Iris really was something. "I ain't done nuffink, Auntie Kath," she'd say, all innocence, but in reality...

Iris's opening move was to cause distress to the Hunters, when she purloined some cassettes containing recordings of therapy sessons, taped by Lloyd Munroe (Alan Gifford). The person being "theraped" was none other than Rosemary Hunter (Janet Hargreaves).

And it was revealed via the cassettes that Chris Hunter (Stephen Hoy) was not actually the son of David (Ronald Allen).

Oower, missus!

Around November 1980, determined to upset her cousin Glenda's cosy applecart, Iris seduced Kevin Banks.

And then, in 1981, Iris falsely accused her uncle-in-law Arthur Brownlow of molesting her in a motel chalet!


The Brownlows were no longer unexciting.

"You really are a bitch, Iris!" said Jill Chance (Jane Rossington) in 1984.

But Iris wasn't always a bitch - and that's what made her interesting. She could be kind and supportive - an excellent person to have around. You never knew quite what to expect from Iris!

In March 1981, bad feeling was running high between Glenda and Iris but, behind the scenes, things were very different...

From the Daily Mirror, March 17, 1981:

Crossroads actress Angela Webb buries the hatchet... with a wedding day hug for her worst screen enemy.

Angela, who is bitchy kitchen hand Iris in the hit TV series, married musician Robert Griffin on her 24th birthday yesterday, and picked actress Lynette McMorrough, who plays Glenda Brownlow, as bridesmaid.

The girls are good friends outside the Crossroads Motel. Lynette, 25, introduced Angela to Robert five months ago.

Several of the show's stars took time off from rehearsals to join the wedding celebrations at Edgbaston, Birmingham.

1980s cast photographs of Angela Webb, Ian Liston, Pamela Vezey, Lynette McMorrough, Peter Hill and David Moran. Arthur's opening story-line involved him being diagnosed with a terminal illness. In early 1980, it was discovered that there had been a mix-up, another Arthur Brownlow had died, and the King's Oak version lived on until 1982; Glenda married Kevin in 1981, and went on to have a test-tube baby in 1983; Ron fell in love with cousin Iris, but left to work on an oil rig after she had a phantom pregnancy; Kath went upwardly mobile after Arthur's death, by marrying posh school teacher Stephen Fellowes (John Line).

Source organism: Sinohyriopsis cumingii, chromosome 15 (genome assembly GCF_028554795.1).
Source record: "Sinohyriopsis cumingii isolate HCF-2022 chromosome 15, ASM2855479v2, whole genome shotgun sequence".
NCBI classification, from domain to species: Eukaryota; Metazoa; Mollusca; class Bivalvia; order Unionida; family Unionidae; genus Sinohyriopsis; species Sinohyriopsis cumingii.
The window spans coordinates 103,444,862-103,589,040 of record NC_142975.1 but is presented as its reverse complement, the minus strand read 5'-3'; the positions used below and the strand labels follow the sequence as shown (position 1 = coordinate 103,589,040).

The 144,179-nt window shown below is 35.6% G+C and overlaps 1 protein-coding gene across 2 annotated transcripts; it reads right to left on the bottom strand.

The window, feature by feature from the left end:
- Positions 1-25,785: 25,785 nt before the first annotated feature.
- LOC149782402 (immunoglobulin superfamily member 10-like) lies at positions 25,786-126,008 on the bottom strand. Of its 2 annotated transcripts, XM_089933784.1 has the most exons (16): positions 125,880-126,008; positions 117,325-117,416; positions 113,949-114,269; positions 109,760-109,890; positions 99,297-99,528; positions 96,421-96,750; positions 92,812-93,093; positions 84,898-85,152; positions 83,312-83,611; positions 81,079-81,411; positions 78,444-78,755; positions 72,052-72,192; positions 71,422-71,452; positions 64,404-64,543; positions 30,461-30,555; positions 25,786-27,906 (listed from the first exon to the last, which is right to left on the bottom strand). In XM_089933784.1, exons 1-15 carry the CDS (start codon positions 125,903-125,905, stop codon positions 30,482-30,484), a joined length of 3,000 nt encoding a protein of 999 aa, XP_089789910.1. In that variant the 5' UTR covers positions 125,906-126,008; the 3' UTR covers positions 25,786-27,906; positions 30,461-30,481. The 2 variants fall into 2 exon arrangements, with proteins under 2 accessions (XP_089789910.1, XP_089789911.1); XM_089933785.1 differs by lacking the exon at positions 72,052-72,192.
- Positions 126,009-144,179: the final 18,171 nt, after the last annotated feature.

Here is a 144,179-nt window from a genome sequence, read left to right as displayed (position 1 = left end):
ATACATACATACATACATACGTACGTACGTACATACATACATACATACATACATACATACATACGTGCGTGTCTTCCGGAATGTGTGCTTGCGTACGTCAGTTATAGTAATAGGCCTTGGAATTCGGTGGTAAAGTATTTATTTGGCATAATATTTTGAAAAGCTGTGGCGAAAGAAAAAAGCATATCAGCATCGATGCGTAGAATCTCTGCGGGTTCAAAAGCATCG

1980: The Wedding Of David And Barbara Hunter...

From the Daily Mirror, 5 April, 1980:

All the world loves a wedding - and the bosses of ITV's Crossroads series are hoping their viewers are no exception.

For next Wednesday David Hunter, who runs the famous Midlands motel, is taking the plunge with vivacious Barbara Brady, played by Sue Lloyd.

It promises to be the screen wedding of the year as Hunter - actor Ronald Allen - escorts his bride to the picteresque church at St Mary Magdalene at Tamworth-in-Arden, Warwickshire, for a blessing after the register-office ceremony.

He's been wooing her long enough. And the programme chiefs hope the wedding will woo a few more regular viewers too.

Sue Lloyd had made her Crossroads debut as Barbara Brady the previous year, a mysterious figure who acted as housekeeper to Lloyd Munroe (Alan Gifford) and appeared to be set on poisoning him! But she was in reality an authoress, simply carrying out some research for her latest novel.

Barbara soon found herself dallying with David and the local doctor, but in 1980 she plumped for our Mr Hunter of the motel.

The Hunters became, in my opinion, one of the most enjoyable ingredients of the show as a married couple in the early-to-mid 1980s - a King's Oak era which I thoroughly enjoyed.

Thursday, 17 June 2010

Stan Stennett As Sid Hooper...

Sid Hooper (Stan Stennett) arrived at the Crossroads Garage in early 1982, and created quite a stir. Adam Chance (Tony Adams) appointed him foreman, which greatly upset Joe MacDonald (Carl Andrews), who had been promised the position. Mac went to the race relations board and trouble brewed.

Adam had not meant to be racist - he simply believed that Sid was better qualified for the job, but the fact remained that Mac had been promised it long before.

Sid, meanwhile, was revealed as being the wandering husband of boarding house keeper Mavis Hooper (Charmian Eyre), and moved in with her. His weakness for gambling and women soon showed, and he departed from King's Oak after his new boss at the garage, Reg Lamont (Reginald Marsh) bought him off - giving him money to pay off his gambling debts on condition that he gave up his job at the garage, leaving the way open for Mac to take over.